Merrill Wagner moved to New York City from the Pacific Northwest in the late 1950s after graduating from Sarah Lawrence College, Bronxville, New York. In the early 1960s, she transitioned from painting layered cityscapes to geometric abstraction using larger canvases, hard edges, and bright contrasting colors. Inspired in the late 1960s by Eva Hesse, Wagner started to experiment with different materials. She explored textures, patterns, and the ways different media would sit on top of, or repel one another. By the 1980s, Wagner was painting on stone, steel, and slate, focusing on the surface of the material, the geometric patterns inherent within it, and ordering the painting around its individual marks, blemishes, and colors. For Wagner, these enormous paintings represented those things within the landscape that cannot be changed – the ocean, the desert, or the night sky… Wagner’s long-term projects are more akin to scientific experiments than actual works of art. Her ‘paintings’ are sometimes no more than a series of squares of similar hues made by different manufacturers painted on a cedar fence. Their purpose is not necessarily for the contemplation of forms, but rather to study the effects of the elements on the paint itself. The squares are photographed at regular intervals in an effort to allow the viewer to experience the passage of time.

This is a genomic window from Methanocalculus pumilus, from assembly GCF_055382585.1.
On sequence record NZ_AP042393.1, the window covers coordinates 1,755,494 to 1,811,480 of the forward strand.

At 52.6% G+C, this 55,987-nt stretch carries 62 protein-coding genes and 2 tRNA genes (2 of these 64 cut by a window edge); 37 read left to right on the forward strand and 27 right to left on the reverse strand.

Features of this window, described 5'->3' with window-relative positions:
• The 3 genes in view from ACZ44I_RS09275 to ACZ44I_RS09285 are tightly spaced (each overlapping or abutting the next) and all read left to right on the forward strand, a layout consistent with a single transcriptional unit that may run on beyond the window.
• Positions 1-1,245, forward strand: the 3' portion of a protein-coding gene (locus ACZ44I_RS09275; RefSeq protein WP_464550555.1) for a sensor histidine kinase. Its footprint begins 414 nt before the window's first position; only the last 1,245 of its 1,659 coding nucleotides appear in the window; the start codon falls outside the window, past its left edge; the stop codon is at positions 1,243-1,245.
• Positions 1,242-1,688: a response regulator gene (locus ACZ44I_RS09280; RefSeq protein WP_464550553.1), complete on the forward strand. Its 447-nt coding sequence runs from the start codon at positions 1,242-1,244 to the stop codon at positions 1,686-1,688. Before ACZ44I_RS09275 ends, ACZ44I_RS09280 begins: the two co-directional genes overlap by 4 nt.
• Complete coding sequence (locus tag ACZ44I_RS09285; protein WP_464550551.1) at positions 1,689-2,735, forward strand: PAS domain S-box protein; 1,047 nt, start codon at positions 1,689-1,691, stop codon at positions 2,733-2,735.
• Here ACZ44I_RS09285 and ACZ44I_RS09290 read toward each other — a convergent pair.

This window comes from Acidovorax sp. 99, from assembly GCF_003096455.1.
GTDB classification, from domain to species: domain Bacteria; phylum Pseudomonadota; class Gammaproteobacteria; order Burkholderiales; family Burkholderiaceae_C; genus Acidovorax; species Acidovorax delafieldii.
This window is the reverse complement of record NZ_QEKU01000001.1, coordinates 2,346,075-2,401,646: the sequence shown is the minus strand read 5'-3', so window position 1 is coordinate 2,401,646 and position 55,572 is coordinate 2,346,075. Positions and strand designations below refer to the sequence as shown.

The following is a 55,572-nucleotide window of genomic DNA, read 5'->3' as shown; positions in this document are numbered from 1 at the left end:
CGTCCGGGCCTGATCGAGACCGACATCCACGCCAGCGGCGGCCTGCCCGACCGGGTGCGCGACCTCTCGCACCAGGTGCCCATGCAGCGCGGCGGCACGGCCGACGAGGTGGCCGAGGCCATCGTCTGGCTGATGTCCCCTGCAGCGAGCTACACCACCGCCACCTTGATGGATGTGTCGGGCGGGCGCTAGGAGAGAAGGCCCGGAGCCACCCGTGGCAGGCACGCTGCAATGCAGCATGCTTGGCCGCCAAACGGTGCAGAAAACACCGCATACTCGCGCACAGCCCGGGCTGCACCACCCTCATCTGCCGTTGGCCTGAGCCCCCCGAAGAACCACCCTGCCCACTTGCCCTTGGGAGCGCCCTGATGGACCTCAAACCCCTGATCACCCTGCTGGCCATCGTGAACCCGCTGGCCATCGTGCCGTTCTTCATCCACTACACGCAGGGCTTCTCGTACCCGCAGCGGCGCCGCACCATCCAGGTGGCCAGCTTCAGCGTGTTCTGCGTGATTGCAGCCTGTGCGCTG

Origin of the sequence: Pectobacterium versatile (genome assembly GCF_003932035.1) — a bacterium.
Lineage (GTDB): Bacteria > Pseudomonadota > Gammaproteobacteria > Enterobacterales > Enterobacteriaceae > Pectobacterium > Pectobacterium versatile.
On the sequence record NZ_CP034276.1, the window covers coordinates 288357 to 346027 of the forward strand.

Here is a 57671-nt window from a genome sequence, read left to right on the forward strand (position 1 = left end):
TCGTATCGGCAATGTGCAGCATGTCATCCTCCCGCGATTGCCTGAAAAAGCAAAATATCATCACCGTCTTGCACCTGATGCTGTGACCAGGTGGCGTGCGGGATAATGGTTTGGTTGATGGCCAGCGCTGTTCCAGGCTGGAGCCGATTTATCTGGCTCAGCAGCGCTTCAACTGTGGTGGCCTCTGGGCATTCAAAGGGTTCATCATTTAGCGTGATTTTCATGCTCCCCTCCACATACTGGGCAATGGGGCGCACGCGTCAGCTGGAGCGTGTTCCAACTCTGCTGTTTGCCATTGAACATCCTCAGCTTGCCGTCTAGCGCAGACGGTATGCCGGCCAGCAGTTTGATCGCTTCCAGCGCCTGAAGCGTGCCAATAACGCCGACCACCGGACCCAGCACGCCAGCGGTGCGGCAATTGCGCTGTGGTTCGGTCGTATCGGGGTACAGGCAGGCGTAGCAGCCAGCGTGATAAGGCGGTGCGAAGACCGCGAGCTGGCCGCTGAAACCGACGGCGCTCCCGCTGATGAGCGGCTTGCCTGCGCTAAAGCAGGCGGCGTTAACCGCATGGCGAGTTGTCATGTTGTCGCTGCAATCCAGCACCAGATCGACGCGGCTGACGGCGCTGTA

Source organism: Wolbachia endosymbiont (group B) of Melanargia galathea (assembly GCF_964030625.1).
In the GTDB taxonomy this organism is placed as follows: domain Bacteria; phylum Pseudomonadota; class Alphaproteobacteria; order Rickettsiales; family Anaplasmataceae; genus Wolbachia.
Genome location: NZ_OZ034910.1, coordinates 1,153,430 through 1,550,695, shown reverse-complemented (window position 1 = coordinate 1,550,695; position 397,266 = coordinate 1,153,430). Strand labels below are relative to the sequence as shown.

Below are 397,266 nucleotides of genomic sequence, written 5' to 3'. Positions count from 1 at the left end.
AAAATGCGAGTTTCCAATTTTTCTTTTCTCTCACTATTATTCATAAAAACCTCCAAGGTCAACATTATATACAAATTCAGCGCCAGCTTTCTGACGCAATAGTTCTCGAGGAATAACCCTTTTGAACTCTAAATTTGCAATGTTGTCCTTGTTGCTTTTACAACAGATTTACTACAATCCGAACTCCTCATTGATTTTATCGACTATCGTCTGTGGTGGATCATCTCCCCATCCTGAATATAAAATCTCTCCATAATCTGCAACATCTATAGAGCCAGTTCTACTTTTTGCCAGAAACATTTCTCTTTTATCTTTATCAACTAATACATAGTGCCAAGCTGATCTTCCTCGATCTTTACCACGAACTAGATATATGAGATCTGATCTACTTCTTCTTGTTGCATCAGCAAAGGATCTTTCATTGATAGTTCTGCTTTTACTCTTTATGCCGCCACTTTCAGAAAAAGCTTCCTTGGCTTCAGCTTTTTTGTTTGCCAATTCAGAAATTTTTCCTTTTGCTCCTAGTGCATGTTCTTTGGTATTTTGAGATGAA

The painted sections disappear, reappear, gather texture, and eventually become shadows of their former selves. Of her work, Wagner says, “Many of my recent paintings are done on sheets of hot rolled steel and attached to the wall with magnets. In addition to full size four by eight feet sheets, I find left over scraps of metal at Robert Dent Plumbing and Air Conditioning Shop in Lightstreet, Pennsylvania. It seems that I am interacting in our civilization through making use of scraps that have been discarded by industry.”
Wagner maintains residences in Washington, New York, and Pennsylvania. Exhibiting since the 1970s, she has held teaching positions in institutions across the United States including the Parsons School of Design, New York City. She is the recipient of numerous grants and awards including the National Endowment for the Arts Visual Artist Fellowship Grant. Her work is held in major public and private collections including those of the Whitney Museum of American Art, New York City; Tacoma Art Museum, Washington; Gemeente Museum, The Hague, The Netherlands; and Microsoft Corporation, Redmond, Washington.